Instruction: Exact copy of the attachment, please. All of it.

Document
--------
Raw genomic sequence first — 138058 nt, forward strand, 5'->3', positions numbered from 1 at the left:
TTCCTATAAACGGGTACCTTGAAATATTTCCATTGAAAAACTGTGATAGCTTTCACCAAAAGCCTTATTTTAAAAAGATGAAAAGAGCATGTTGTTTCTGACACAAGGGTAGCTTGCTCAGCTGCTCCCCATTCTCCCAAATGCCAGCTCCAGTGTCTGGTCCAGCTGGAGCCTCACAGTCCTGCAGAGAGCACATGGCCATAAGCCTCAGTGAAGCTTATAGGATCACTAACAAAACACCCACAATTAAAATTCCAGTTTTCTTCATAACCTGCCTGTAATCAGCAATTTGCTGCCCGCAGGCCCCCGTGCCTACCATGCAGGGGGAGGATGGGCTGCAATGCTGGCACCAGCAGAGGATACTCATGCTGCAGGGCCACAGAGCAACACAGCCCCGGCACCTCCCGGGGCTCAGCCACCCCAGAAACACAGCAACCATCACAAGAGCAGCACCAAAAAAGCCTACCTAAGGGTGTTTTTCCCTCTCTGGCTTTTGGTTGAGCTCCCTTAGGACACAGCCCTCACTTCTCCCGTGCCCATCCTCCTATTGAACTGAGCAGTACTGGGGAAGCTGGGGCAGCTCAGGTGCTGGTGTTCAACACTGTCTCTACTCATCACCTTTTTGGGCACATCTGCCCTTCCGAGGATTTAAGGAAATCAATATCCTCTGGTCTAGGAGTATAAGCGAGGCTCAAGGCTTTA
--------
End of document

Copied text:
Raw genomic sequence first — 138058 nt, forward strand, 5'->3', positions numbered from 1 at the left:
TTCCTATAAACGGGTACCTTGAAATATTTCCATTGAAAAACTGTGATAGCTTTCACCAAAAGCCTTATTTTAAAAAGATGAAAAGAGCATGTTGTTTCTGACACAAGGGTAGCTTGCTCAGCTGCTCCCCATTCTCCCAAATGCCAGCTCCAGTGTCTGGTCCAGCTGGAGCCTCACAGTCCTGCAGAGAGCACATGGCCATAAGCCTCAGTGAAGCTTATAGGATCACTAACAAAACACCCACAATTAAAATTCCAGTTTTCTTCATAACCTGCCTGTAATCAGCAATTTGCTGCCCGCAGGCCCCCGTGCCTACCATGCAGGGGGAGGATGGGCTGCAATGCTGGCACCAGCAGAGGATACTCATGCTGCAGGGCCACAGAGCAACACAGCCCCGGCACCTCCCGGGGCTCAGCCACCCCAGAAACACAGCAACCATCACAAGAGCAGCACCAAAAAAGCCTACCTAAGGGTGTTTTTCCCTCTCTGGCTTTTGGTTGAGCTCCCTTAGGACACAGCCCTCACTTCTCCCGTGCCCATCCTCCTATTGAACTGAGCAGTACTGGGGAAGCTGGGGCAGCTCAGGTGCTGGTGTTCAACACTGTCTCTACTCATCACCTTTTTGGGCACATCTGCCCTTCCGAGGATTTAAGGAAATCAATATCCTCTGGTCTAGGAGTATAAGCGAGGCTCAAGGCTTTA